South Hebron Mt., Thursday, 8.9.11, Morning

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Judy A., Mira B. (reporting)
Seriously? Does this make us safer?


Purpose of shift:  A meeting with Eid in order to arrange and prepare art/music activities at Huda’s

preschool, specifically, to prepare the first two meetings with the children.  We didn’t bring a camerainfo-icon this time because the purpose was to meet with Eid and focus on a music/art program for the preschool.  It was a decision we regretted. 

Road 317:

Several kilometers south of Suysia, between Samua and Ghuane, we saw a number of vehicles on both sides of the road: border police jeeps and cars most likely of the civil administration. There were also heavy equipment vehicles.  Workers in civilian dress were working on an electricity pole on the Samua side of the road.  Further from the road on the Ghuane side, local residents were distanced from the work area by the army (there were also news cameramen and reports from an Arab news network). We stopped to see what was going on.  The first soldiers we talked with, innocently it seems, told us that there is a problem with the electricity poles and Israel is removing them in order to replace them with something safer. Of course, everyone who is aware of the reality of life in the southern Hebron hills understands that is complete nonsense. After talking with the locals and the reporters, it was clear that the electricity poles provide electricity to Ghuane from Samua. Money from the European Union – perhaps from the Palestinian Authority - paid for the work which was done a year ago. As we watched, one of poles was removed and placed on a truck to remove it from the area. Now the residents of Ghuane have no electricity!  According to Eid, who we met afterwards, the use of high poles was not allowed, and then later they were told that the electrical lines were not high enough off the ground and therefore were dangerous. On our return about 3 hours later, it was impossible to identify where the work had taken place – all the poles had been taken down and removed.  As in the fictitious Macondo of Gabriel Garcia Marquez, all footprints were simply erased – very unfortunate that we did not bring a camera this time.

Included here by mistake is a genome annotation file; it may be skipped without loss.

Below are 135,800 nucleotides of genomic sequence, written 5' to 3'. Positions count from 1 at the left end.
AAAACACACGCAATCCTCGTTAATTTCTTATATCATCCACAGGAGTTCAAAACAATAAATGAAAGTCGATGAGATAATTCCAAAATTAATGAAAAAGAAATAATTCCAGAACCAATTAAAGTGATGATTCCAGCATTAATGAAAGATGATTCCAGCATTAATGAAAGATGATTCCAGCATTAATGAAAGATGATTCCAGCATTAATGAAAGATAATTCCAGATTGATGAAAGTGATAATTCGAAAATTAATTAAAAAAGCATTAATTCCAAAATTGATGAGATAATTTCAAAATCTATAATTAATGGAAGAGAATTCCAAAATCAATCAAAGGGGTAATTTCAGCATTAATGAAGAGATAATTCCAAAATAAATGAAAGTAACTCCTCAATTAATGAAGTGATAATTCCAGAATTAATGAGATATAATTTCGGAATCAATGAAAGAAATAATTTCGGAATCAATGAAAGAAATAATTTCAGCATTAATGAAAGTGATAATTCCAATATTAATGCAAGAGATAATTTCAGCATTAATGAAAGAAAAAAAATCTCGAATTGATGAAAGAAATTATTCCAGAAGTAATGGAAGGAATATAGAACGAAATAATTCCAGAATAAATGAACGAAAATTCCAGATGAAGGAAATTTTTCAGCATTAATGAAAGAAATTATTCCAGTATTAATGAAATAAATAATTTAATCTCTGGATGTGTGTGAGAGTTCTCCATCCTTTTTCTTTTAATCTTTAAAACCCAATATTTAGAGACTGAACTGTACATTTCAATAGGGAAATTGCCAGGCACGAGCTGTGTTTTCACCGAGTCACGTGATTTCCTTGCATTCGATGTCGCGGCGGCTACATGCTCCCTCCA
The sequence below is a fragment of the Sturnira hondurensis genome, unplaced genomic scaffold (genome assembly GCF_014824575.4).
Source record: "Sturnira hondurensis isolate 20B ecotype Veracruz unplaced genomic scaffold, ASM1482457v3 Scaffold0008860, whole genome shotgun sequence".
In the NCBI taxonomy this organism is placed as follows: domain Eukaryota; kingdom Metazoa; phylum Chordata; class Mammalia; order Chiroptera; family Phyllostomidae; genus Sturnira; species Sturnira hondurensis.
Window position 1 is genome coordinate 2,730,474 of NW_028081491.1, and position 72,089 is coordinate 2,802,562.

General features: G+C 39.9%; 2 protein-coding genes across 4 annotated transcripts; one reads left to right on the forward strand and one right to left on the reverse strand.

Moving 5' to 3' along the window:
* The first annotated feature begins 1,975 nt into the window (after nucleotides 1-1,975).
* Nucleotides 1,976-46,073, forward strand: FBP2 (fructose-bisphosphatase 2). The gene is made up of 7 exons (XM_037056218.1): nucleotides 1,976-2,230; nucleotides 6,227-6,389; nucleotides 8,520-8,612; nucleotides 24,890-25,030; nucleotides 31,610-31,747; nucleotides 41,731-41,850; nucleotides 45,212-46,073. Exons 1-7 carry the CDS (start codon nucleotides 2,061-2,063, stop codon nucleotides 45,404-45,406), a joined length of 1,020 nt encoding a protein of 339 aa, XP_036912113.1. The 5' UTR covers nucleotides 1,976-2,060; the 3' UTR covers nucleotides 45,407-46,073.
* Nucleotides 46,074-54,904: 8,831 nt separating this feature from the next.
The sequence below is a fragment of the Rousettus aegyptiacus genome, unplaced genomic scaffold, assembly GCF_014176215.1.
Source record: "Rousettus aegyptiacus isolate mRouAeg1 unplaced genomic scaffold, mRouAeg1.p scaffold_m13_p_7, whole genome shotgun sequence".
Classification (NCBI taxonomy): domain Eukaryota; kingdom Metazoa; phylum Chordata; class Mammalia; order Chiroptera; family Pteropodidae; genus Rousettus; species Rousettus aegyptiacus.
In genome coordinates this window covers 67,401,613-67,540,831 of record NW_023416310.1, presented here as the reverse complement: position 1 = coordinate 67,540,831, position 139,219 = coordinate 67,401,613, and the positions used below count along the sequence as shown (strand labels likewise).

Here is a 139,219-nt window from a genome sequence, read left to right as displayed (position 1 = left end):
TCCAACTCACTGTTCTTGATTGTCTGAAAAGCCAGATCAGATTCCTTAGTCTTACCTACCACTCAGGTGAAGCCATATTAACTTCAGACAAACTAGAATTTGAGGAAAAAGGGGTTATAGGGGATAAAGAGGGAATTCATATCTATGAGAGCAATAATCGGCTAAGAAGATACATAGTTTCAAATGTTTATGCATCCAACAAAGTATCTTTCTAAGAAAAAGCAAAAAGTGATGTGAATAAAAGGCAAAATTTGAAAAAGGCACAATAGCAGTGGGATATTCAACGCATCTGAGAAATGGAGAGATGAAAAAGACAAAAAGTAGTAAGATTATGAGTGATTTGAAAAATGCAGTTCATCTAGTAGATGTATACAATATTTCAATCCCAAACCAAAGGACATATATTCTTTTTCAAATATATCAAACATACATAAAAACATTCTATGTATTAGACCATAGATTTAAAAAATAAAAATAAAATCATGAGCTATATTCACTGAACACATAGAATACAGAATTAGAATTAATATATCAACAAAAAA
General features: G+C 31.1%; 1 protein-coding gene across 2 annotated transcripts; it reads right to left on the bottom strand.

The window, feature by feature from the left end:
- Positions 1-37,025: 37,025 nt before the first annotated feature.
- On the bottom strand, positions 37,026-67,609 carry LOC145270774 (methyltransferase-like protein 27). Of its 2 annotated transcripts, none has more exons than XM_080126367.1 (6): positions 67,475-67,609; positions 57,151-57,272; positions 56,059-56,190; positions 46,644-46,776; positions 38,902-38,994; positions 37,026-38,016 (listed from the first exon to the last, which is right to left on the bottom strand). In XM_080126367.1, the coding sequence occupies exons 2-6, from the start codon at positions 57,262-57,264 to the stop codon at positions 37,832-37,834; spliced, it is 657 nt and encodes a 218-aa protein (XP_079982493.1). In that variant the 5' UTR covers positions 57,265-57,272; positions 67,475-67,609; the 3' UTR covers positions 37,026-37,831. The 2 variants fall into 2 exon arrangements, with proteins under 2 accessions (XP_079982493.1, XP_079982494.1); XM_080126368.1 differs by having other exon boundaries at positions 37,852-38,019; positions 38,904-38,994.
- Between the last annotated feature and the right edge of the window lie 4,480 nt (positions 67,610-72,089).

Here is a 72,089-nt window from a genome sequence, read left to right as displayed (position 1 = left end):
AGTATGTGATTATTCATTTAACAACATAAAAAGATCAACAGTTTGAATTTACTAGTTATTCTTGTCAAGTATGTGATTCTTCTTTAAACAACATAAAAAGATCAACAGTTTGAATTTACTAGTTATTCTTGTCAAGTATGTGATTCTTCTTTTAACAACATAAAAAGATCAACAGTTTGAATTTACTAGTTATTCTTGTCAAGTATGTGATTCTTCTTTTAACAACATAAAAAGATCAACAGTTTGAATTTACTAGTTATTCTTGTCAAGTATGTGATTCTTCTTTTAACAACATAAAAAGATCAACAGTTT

It turns out that this is an especially active day for the destruction of property.  In the morning, the army (border police) arrived together with the civil administration and workers and destroyed a number of structures (outhouse, a tent, a sukkah, and perhaps other things) – again we regretted not bringing a camera!.  Because most of the houses of Um-al-Khair that are located along the fence of Carmel is slated for destruction, the residents are very worried, including Eid.  His wife didn’t go to work (she is a teacher at a school in Khashem-al-Daraj).  She and Eid moved most of their belongings (including their two daughters) to his parents’ house because the workers who destroy the houses are not careful when they removed belongings from them.   It was Eid and his wife’s good luck that this time their house was not destroyed but they were notified that the workers would return in two weeks to continue their destructive work.  When we left in the morning, we joked about the possibility of finding a coffee house along the way where we could meet Eid – and it was our luck to find a house (Eid’s) and also good coffee prepared by his wife.   We were filled with admiration and respect for Eid that given the circumstance, he was insistent that the meeting take place as planned.  Not many people could maintain such calmness in this situation.


What is the purpose of all this destruction, moments before the impending events in the international area? – it is not clear.  Somebody really wants to heat up the situation.